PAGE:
So it was a combination of the Skype in the classroom team curating experts and teachers signing up experts based on their curriculum and contacts, inviting these experts into our community.
The whole thing is designed by teachers. We enable the network. But teachers drive it. They post lessons. They collaborate and we just follow their lead.
Tim: Does Microsoft make money from Skype in the classroom? How does this program benefit Microsoft?
Wendy: We make no money. We invest in the platform, we make sure the platform works, that teachers and experts can find each other. We learn a lot about how people use Skype and want to use Skype. The community is very vocal, the teachers are all about helping each other. It’s a great community to be involved with.
A lot of what we do in life is adopt what works for us, in our own minds. The more you become comfortable with those things, the more you bring them into your personal space, the more you are willing to pay for them, or not. Consumers will pay for what they thinks has value for them. In this space, there is no cost. It’s all about building a global classroom any teacher can use. For non-profits, there should never be a disaster where people cannot reach their family and friends.
Tim: How do non-governmental organizations use Skype?
Wendy: There are so many examples. Companies are building products for developing nations, whether it is incubators for babies or where they teach how to make jewelry in Afghanistan so women can be help support their families and villages, or how to farm in Peru, all of these efforts use Skype to connect people to teach.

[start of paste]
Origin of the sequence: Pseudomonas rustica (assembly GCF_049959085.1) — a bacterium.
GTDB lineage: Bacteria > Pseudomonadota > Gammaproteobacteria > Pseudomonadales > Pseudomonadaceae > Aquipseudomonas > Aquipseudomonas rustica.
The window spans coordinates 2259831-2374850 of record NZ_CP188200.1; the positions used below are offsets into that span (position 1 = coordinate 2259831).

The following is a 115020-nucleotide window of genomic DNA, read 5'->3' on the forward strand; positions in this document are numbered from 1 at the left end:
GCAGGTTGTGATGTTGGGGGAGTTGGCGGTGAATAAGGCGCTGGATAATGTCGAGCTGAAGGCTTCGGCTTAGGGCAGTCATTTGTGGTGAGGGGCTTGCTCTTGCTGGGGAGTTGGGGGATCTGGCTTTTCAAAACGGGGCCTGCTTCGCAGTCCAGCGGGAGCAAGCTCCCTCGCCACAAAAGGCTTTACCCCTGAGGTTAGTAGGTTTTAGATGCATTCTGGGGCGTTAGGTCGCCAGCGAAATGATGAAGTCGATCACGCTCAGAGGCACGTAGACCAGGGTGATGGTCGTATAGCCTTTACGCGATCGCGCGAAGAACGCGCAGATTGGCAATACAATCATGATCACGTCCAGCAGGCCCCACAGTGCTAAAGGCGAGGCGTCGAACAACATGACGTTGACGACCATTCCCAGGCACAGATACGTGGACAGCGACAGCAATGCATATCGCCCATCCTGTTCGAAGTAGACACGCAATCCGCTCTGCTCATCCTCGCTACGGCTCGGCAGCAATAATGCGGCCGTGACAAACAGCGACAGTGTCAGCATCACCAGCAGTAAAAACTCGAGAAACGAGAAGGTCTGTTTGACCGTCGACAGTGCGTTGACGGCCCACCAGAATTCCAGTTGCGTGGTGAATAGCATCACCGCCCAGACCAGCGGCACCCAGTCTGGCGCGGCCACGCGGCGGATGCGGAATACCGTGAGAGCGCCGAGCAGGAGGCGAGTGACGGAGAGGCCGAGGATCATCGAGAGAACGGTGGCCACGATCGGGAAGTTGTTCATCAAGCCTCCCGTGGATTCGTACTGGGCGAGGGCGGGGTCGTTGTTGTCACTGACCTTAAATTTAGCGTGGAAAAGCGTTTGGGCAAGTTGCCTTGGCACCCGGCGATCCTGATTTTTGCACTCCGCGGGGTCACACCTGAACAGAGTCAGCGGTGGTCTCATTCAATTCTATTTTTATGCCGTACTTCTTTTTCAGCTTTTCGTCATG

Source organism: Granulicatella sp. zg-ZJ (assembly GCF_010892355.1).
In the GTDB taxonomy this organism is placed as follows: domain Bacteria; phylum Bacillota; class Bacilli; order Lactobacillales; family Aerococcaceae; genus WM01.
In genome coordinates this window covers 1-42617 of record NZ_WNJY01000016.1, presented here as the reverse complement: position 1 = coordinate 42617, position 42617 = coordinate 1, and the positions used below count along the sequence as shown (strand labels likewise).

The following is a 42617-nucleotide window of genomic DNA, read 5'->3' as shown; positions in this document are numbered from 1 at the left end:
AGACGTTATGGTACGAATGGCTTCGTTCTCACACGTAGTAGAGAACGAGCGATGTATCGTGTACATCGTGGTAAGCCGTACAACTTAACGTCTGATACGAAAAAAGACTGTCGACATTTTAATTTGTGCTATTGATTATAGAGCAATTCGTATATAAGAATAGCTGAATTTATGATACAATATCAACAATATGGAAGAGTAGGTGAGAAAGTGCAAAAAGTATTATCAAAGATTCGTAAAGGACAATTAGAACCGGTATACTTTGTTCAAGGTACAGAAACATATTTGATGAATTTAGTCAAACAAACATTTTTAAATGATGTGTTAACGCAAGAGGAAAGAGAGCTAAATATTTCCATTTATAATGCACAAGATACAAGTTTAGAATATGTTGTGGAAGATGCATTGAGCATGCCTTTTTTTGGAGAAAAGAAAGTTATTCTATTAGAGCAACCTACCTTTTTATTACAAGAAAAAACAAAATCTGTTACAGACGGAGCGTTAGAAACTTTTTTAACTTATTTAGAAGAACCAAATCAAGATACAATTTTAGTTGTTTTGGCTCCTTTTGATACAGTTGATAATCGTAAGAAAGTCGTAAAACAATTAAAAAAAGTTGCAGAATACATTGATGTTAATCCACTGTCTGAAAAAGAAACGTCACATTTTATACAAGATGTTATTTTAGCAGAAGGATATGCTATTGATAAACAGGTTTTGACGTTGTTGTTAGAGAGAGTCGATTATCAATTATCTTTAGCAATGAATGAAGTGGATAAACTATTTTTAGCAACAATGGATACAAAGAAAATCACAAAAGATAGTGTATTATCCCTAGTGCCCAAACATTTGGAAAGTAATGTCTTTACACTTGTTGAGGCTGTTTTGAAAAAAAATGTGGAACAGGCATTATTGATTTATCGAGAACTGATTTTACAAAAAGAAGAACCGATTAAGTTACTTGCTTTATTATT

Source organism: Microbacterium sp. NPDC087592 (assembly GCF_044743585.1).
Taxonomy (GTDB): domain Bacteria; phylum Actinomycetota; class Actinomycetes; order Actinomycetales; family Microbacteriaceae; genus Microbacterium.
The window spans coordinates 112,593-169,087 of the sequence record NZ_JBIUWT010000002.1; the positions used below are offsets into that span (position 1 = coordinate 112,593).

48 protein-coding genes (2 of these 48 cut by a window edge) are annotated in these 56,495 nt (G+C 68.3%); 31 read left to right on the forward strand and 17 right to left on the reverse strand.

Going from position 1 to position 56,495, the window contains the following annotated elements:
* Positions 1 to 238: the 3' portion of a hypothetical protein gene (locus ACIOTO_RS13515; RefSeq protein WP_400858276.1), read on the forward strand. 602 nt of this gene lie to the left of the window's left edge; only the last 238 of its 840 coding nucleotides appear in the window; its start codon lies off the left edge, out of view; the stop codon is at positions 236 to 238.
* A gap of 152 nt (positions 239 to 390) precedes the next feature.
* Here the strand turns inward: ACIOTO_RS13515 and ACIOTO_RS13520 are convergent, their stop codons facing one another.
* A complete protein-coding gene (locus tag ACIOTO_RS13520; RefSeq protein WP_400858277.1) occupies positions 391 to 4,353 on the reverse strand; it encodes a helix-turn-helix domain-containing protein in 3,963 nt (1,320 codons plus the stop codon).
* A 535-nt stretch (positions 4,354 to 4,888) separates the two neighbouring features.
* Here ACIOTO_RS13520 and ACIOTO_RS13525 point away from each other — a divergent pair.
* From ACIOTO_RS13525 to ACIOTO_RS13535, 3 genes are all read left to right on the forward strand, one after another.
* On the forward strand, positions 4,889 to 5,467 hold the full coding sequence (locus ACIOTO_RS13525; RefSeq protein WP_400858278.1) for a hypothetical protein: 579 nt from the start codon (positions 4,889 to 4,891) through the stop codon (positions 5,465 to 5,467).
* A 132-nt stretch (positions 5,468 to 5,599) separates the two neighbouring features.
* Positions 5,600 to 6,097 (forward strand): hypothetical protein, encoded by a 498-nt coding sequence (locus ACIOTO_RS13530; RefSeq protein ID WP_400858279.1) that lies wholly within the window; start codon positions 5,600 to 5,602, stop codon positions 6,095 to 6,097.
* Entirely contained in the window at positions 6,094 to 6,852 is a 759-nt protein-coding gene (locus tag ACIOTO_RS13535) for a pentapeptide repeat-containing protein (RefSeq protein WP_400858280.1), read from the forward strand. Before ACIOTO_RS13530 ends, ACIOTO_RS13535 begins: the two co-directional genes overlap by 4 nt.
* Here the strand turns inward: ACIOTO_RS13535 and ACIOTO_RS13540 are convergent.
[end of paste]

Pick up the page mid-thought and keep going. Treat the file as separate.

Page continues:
Where you used to have volunteers having to travel, or do it over a voice call, now they use video for training. We support these groups with vouchers to use Skype when they don’t have computers. We also help make sure volunteers can get to different places. We have Skype pods where people can use the service to communicate in disaster areas. We also have people volunteer to entertain children in refugee camps by reading to them or playing music.
Global non-profits use it to either reach the people they serve or training. She’s the First, started by Tammy Tibbetts, is raising money for girls around the world who are first in their families to go to school. They meet these kids with Skype as part of the funding process.
A non-profit called Embrace also uses Skype to train mothers in villages how to use these hot water heated infant warmers to help keep their newborns and preemies alive. Babies don’t have enough body fat to keep warm and so training mothers how to keep their new babies warms helps to save their lives. In another case, a cancer group uses Skype to teach women on their lunch hour how to do self breast exam. There are an infinite number of groups and individuals, and many ways they use Skype.
Tim: Aside from matching teachers, what else does Skype offer teachers?
Wendy: We have video messages or ViM in Skype where you can leave a video message, up to three minutes. One teacher in Pennsylvania sends video messages to a school in Nairobi to teach kids how to tell time. His name is Mike Soskil and he teaches at Wallenpaupack South Elementary. In Nairobi, kids click on the video message in their Skype account to see kids in Pennsylvania teach them something. Then the kids in Nairobi do a video message to teach the kids in Pennsylvania about their school or village. It lets teachers and students get around the time zone problem. It also lets the kids learn and do the hokey pokey, in real time.